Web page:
Coronaviruses - mouse hepatitis virus and human coronavirus 229E

Coronaviruses - mouse hepatitis virus and human coronavirus 229E

Thin section and negative contrast electron microscopy of mouse tissue and purified virus.

Mouse_hepatitis_virus_secti

Coronavirus. Mouse hepatitis virus, strain MHV-S/CDC. This virus, formerly called "lethal intestinal virus of infant mice" (LIVIM), is the etiologic agent of a lethal enteritis, the most important disease of infant laboratory mice [see Hierholzer JC, Broderson JR, Murphy FA. New strain of mouse hepatitis virus as the cause of lethal enteritis in infant mice. Infect Immun. 1979 May;24(2):508-22.]. This is an ultra -- thin section of the small intestine of an infant mouse at two days post-infection when the mouse was moribund. Virions have accumulated upon the plasma membrane of this intestinal epithelial cell as a result of transport from sites of virion production in the endoplasmic reticulum and exocytosis via membrane fusion -- the virions then stick to the outer surface of the cell. Magnification approximately x40,000.

Micrograph from F. A. Murphy, University of Texas Medical Branch, Galveston, Texas.

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Coronavirus_top_229e_bot_MH Coronavirus. Top, human coronavirus 229E; bottom, mouse hepatitis virus, strain MHV-S/CDC. Negative contrast electron microscopy. Classical negative contrast images of coronaviruses are really not the way they look when in their native state. The peplomers (spikes) fall off so easily that most images seen in atlases and textbooks are really partly "bald." Native virions are actually so heavily covered with peoplmers that virions might not be recognized if only the classical images are in mind. Here, the top micrograph represents the classical image and the bottom micrograph the way coronaviruses look in their native state. Magnification approximately x60,000.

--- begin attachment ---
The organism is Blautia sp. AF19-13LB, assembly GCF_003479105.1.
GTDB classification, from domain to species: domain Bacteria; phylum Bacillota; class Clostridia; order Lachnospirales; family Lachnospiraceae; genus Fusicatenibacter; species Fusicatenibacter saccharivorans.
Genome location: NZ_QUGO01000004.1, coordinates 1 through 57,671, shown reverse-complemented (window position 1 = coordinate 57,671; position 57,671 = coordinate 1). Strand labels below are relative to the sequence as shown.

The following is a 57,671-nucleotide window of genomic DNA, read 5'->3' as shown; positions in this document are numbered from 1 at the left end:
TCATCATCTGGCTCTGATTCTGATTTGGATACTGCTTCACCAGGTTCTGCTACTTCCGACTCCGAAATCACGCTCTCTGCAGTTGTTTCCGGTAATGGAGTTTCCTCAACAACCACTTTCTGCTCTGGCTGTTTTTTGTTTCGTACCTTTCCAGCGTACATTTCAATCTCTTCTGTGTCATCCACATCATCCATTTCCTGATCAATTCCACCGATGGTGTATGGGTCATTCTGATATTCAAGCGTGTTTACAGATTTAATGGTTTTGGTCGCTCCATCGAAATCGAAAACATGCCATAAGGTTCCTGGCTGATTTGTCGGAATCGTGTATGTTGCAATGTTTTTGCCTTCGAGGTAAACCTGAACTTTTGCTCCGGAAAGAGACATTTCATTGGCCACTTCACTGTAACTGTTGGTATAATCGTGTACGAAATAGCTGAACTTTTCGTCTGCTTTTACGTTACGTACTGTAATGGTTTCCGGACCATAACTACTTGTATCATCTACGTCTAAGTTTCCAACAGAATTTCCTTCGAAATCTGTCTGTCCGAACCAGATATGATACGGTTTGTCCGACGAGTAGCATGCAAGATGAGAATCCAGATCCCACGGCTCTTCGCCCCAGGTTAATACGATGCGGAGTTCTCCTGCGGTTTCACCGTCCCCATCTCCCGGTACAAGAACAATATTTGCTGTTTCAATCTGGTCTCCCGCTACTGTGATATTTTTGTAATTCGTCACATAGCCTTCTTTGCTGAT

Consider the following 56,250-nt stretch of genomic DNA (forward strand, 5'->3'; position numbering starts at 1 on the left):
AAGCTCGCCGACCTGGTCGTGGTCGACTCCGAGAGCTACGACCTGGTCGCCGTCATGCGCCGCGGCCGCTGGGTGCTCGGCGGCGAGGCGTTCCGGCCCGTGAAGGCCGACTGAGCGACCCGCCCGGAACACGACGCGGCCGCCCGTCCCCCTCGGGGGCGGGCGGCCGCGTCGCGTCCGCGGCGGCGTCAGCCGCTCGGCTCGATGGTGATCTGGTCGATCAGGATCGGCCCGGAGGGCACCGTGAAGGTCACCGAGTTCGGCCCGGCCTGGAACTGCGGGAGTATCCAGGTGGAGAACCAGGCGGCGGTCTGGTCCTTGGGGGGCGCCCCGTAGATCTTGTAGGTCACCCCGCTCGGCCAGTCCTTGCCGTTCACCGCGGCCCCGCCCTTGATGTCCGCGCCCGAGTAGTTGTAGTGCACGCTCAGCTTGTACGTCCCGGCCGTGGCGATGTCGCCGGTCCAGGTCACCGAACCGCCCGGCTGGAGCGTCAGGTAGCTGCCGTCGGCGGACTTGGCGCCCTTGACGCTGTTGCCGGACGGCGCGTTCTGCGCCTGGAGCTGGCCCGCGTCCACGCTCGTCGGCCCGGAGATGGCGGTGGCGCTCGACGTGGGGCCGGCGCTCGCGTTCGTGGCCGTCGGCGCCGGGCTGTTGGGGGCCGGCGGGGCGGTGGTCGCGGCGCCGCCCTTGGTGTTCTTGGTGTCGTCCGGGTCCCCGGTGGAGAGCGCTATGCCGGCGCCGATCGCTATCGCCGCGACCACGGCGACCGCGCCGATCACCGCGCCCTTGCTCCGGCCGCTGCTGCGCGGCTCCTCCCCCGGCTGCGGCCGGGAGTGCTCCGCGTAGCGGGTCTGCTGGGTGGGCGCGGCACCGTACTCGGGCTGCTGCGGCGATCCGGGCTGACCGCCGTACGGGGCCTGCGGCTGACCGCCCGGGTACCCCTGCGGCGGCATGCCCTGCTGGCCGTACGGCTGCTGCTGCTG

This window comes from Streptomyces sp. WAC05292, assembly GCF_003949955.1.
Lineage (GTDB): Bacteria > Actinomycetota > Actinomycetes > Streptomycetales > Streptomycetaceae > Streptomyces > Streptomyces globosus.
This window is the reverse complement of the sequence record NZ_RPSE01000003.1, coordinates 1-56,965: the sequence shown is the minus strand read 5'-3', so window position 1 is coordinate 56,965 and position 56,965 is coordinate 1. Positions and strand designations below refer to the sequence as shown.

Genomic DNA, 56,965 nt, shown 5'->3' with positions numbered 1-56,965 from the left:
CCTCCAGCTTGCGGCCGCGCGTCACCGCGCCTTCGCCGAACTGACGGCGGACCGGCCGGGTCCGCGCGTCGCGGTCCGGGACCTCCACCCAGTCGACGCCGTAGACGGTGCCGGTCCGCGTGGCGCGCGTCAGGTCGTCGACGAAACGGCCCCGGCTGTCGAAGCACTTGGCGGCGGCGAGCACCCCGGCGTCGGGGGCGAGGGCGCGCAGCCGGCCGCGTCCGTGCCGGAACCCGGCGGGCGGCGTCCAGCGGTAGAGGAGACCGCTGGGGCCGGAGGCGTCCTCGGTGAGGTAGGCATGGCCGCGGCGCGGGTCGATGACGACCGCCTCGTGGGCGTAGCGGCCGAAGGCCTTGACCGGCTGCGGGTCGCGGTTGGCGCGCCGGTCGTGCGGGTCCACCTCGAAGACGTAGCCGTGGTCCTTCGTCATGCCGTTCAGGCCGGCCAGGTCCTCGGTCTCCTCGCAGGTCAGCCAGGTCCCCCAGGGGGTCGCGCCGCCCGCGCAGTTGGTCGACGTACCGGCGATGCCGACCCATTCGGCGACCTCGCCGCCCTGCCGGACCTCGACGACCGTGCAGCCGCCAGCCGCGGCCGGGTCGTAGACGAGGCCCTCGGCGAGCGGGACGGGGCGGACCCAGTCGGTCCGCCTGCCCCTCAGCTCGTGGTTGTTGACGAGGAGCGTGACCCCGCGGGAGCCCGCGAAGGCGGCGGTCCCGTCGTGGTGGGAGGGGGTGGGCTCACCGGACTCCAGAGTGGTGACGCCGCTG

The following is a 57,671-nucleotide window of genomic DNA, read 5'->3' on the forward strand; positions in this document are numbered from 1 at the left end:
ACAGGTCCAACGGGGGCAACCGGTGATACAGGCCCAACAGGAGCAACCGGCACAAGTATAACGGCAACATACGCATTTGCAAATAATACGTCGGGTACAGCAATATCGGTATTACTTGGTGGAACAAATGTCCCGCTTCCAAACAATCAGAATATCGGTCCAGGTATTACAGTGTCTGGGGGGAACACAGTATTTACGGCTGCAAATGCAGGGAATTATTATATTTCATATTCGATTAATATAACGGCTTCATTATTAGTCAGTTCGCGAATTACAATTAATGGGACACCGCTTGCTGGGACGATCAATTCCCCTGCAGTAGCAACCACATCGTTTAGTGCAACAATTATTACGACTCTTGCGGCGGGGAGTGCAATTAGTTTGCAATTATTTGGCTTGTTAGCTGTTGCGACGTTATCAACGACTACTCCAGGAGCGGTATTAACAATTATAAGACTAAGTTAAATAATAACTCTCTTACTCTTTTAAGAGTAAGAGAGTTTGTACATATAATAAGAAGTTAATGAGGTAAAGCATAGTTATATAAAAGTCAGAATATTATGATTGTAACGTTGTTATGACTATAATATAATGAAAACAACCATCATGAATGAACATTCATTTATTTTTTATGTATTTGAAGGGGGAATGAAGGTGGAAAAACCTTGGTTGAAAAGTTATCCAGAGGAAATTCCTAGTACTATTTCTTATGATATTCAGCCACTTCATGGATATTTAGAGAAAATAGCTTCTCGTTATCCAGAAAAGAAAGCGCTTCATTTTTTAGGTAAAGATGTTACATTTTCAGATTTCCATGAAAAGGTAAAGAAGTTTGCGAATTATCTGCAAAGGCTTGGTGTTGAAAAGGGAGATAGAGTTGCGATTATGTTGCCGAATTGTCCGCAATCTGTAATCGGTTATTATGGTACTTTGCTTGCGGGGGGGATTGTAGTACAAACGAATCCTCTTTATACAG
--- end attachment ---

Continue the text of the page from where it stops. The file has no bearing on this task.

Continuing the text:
Micrograph from F. A. Murphy, University of Texas Medical Branch, Galveston, Texas.

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Coronavirus_229E_thumb Human coronavirus 229E. The same image as above, but colorized. Negative contrast electron microscopy. Classical negative contrast images of coronaviruses are really not the way they look when in their native state. The peplomers (spikes) fall off so easily that most images seen in atlases and textbooks are really partly "bald," as are these. Native virions are actually so heavily covered with peoplmers that virions might not be recognized if only the classical images are in mind. Magnification approximately x60,000.

Micrograph from F. A. Murphy, University of Texas Medical Branch, Galveston, Texas.

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